Treatment: depending upon the nature and severity of the condition, treatment for TMJ varies. Sometimes, small amount or no treatment is needed to get rid of jaw pain, whereas in the most severe cases surgery might be essential to fix the problem. There are pain medications, both nonprescription and prescription that may help to reduce a few of the discomfort and some patients report that using ice packs or cold compresses work.
7. Temporal Lobe Tumors
A common symptom of brain growths is headaches, and they can typically be localized in the right temple. Symptoms include pain that is more severe in the early morning and slowly enhances throughout the day, pain that is characterized as a deep ache gradually worsens with time and pain relief that takes place after vomiting.
Treatment: treatments of temporal lobe growths include radiation therapy, chemotherapy and surgery; this is dependent on if it is the main tumor or whether the growth is benign or malignant. Your doctor will examine you and talk about all your treatment options with you. In some circumstances, you may have to have one or more of the treatments available, but this is determined on a case-by-case basis.
8. Other Causes
There are numerous other conditions and conditions that likewise cause localized pain in the right temple. Some examples of these are aneurysms, sinus problems, including inflammation of the sinuses or sinus infections and stroke. Clenching or grinding of one’s teeth can cause pain localized in the right temple as well. It is, nevertheless, essential to follow-up with a doctor to correctly diagnose the precise cause of your pain.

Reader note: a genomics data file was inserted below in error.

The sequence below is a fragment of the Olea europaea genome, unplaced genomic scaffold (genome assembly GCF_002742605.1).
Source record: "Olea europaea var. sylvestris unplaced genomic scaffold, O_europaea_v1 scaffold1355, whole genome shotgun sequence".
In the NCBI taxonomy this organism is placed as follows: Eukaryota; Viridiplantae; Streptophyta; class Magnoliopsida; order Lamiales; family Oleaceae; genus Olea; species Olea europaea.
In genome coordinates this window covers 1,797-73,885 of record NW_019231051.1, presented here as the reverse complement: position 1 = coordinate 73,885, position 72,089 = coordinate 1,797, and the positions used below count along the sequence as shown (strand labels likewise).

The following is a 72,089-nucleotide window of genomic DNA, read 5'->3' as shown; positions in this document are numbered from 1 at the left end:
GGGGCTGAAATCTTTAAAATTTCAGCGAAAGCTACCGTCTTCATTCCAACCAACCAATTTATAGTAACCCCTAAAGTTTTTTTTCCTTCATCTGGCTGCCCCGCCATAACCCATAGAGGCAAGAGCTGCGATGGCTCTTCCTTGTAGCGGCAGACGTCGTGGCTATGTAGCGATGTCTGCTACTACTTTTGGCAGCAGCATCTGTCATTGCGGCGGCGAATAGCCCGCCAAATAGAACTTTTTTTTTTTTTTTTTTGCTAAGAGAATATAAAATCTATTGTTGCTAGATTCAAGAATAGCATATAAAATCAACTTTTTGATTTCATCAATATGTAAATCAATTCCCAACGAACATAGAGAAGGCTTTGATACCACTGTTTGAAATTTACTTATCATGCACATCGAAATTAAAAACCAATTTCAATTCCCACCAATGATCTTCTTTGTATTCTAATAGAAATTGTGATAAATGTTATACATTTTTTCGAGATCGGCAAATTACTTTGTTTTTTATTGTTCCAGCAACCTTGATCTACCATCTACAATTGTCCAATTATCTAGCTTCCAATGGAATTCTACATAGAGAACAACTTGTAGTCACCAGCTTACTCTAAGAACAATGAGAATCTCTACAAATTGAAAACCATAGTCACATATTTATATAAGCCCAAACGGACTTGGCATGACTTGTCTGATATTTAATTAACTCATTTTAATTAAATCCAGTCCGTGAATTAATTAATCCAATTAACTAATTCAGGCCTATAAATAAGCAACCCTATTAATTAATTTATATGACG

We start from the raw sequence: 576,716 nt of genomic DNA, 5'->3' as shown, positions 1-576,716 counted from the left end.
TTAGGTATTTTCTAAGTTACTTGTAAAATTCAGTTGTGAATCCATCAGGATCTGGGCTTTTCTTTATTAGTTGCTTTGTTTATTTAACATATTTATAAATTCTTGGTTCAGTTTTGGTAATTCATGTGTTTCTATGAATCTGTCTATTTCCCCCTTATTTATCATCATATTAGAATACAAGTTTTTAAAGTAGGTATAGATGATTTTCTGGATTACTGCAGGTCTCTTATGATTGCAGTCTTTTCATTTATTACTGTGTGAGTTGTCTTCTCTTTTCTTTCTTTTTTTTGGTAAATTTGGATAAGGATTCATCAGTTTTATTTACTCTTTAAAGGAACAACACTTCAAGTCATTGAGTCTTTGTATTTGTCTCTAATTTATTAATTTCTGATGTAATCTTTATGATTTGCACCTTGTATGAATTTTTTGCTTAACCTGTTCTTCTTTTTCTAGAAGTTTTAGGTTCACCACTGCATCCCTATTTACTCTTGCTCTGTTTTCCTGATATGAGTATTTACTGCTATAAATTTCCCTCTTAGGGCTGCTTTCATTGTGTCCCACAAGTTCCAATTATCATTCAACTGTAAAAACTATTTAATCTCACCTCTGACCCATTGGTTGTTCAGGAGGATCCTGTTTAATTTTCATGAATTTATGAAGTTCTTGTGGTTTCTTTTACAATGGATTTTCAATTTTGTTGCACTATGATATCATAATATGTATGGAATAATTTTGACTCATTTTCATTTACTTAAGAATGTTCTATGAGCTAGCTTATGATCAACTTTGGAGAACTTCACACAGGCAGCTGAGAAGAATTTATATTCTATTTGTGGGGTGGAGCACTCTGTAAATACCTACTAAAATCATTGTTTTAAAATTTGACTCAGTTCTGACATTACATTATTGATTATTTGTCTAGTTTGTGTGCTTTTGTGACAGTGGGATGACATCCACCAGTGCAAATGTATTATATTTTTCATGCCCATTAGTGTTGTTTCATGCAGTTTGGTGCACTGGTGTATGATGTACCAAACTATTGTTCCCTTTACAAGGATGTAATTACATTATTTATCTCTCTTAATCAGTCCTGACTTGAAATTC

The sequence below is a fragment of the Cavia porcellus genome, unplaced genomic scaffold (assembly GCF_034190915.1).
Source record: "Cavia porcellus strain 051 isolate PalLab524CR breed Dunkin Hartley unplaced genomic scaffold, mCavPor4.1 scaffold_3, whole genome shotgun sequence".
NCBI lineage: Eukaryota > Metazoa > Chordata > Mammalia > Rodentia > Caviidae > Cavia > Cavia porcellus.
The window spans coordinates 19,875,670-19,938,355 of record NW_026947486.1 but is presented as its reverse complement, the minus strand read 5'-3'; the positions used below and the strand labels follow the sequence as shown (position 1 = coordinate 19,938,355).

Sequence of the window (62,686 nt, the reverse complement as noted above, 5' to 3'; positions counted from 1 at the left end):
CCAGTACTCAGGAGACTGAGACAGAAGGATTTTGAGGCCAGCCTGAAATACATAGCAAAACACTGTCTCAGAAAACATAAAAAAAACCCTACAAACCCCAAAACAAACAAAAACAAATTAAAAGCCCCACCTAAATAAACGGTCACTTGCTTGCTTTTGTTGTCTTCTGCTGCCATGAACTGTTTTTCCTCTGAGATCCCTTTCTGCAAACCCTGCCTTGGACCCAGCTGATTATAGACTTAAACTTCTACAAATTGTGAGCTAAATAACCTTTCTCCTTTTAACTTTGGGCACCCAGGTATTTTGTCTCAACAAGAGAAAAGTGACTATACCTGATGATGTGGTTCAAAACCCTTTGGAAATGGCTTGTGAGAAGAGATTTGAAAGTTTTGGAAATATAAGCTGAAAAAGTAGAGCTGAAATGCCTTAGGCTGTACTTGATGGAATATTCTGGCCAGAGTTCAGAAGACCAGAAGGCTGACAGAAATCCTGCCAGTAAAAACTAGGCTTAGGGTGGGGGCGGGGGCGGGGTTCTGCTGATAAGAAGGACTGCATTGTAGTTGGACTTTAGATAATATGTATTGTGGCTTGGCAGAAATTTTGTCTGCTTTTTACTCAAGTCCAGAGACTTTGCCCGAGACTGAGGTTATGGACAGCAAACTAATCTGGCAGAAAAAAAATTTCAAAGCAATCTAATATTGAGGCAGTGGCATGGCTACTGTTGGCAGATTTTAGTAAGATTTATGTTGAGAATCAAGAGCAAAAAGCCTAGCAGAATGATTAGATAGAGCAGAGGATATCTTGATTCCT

When to See a Doctor
In some situations, the cause of pain in right temple or both temples can be from a serious condition, such as meningitis or a stroke. In sever scenarios like this it is crucial to seek healthcare right away, such as an emergency leave or by calling 911 for an ambulance to come to carry you. Symptoms that can indicate a severe or serious condition, needing instant medical attention include a sudden severe temple pain or temple pain that is accompanied by several of the following:
- Difficulty in vision
- Trouble speaking and walking
- Feelings of nausea or vomiting
- Confusion or trouble understanding the spoken word
- A fever that is higher than 102 F (39 C).
- A stiff neck.
- Numbness, weakness or paralysis on one side of the body.
In less severe cases a follow-up with a doctor is needed. Some symptoms that might indicate the need to follow-up with a doctor are as follows:
- If the temple pain is avoiding you from working, sleeping or participating in your typical everyday activities.
- If the temple pain occurs more often than normal.
- If the temple pain aggravates or does not authorize, even when using over-the-counter medications.
- If the temple pain causes distress and you want to discover a possible treatment option that can help you to control it.
Last modified: February 14, 2017